“We pulled our first incident command center together on Feb. 5,” says Bubenzer, who also at that time began revising the pandemic respiratory illness plan, which is one of 25 to 30 specific response plans the hospital has on file. “So we were working on our process early on. A lot of hospitals were. They could see it coming. That’s part of the job — predicting what’s the next big thing.”

Bubenzer considers himself the “behind-the-scenes guy” who’s giving the right information to the right people at the right time, but he has emerged as a leader in every sense of the word, say his four Top Nurses nominators.

“Nathan’s deep knowledge, ability to coordinate teams and outstanding interpersonal skills make him phenomenal at what he does. Nathan has been a rock for us during his time with Meriter, and during this pandemic, there’s no one else I’d rather have at the emergency preparedness helm,” says Jessika Kasten, regional director of marketing and community relations at Meriter. “He is able to calmly help steer the ship, share important expertise, feedback and opinions, all while remembering the importance of laughter and collegiality.”

As the person who’s always thinking about the worst-case scenario, Bubenzer has a surprising reputation for bringing smiles to people’s faces. “What I have enjoyed so much about Nathan is his sense of fun in an environment that is serious,” says Mary Forrestal Jones, Meriter’s human resources director, who was one of his nominators. “He does it naturally and with respect to what is going on, but [with] the understanding of how important humor is at this time.”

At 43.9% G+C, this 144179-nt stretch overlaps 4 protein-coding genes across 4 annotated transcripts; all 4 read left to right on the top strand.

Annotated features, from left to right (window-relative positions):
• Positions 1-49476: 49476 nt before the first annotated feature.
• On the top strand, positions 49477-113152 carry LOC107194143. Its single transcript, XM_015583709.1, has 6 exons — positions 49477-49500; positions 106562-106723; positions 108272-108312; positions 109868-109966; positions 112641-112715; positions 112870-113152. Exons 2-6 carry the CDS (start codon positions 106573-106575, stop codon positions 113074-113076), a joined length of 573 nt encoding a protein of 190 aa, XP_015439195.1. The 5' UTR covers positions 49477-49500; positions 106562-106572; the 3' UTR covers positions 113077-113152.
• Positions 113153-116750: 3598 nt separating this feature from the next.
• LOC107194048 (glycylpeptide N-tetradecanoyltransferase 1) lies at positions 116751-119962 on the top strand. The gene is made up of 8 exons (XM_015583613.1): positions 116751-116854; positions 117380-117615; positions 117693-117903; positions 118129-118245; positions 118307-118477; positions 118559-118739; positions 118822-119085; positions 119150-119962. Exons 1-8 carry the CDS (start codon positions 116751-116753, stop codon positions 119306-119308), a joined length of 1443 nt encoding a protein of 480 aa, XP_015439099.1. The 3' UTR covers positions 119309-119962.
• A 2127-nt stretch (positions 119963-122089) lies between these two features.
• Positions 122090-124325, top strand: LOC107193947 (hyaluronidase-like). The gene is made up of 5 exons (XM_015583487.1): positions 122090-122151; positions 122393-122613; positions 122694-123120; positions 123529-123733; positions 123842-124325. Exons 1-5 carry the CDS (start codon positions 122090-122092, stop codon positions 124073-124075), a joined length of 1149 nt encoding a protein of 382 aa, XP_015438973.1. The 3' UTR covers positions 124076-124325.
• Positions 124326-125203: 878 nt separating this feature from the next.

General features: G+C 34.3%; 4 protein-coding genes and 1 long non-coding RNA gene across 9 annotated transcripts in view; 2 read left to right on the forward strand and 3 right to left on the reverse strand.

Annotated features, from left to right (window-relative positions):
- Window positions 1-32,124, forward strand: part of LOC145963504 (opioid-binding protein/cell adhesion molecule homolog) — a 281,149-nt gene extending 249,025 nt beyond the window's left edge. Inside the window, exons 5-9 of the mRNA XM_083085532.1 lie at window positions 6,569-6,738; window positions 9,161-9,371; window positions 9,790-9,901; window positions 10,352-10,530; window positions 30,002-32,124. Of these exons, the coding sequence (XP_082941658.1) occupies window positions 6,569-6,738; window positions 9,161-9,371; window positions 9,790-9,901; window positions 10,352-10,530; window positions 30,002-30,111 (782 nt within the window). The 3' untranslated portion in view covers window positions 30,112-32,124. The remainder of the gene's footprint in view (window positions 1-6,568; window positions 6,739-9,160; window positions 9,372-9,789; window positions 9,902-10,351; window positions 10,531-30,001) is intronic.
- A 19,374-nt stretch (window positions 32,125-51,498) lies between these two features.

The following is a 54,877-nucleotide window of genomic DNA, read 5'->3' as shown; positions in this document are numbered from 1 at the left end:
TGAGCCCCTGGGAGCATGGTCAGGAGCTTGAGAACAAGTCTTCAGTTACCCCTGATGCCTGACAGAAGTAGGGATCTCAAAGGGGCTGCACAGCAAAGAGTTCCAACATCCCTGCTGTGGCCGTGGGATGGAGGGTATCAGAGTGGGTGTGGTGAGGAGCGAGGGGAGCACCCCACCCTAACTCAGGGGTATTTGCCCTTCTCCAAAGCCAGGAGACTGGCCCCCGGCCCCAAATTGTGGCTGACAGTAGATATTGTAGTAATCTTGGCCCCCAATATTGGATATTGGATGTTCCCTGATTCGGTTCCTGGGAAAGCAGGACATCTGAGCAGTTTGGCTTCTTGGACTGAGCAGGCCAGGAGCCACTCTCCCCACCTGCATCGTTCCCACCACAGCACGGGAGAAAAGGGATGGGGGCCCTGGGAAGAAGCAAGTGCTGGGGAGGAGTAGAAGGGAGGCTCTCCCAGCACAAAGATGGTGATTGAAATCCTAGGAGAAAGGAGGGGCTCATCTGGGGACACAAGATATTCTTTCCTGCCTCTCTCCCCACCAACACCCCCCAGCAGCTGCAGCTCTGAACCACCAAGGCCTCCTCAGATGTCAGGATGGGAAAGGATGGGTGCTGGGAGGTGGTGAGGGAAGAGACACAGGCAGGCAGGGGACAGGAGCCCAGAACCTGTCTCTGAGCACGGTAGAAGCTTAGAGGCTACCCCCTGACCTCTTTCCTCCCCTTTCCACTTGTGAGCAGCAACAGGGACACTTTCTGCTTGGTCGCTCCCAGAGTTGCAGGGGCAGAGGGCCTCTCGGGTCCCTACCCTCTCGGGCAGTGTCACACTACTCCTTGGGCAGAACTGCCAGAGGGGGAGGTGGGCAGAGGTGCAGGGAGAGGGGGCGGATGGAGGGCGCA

How does he make his colleagues laugh? If it’s not his deadpan delivery of jokes, news and weather ahead of a daily morning “safety huddle” meeting, it might be his team of crisis training helpers, which includes a disaster chicken and troll as well as a trio of skeletons (all named Burt) that randomly pop up throughout the hospital. “I’m known for doing the odd thing every so often,” he says. “But occasionally when something happens and I didn’t do it, I still get blamed for it.”

As he describes it, “I take my job very seriously, but I don’t always take myself seriously.”

Evidence of his hard work can be seen in his invitations to participate on the state’s Vaccine Administration work group as well as UnityPoint Health systems’ vaccine preparation working group. He’s involved in developing vaccine distribution plans.

“I feel like I’m in the right place at the right time with the job that I have,” he says. “I can take advantage of all the experience I have as an ICU nurse and an infection preventionist, and even as a marketing director at a publishing house, and put it all together.”

Maybe things will come full circle for Bubenzer and he’ll write a book about his experience. “Who knows?” he says.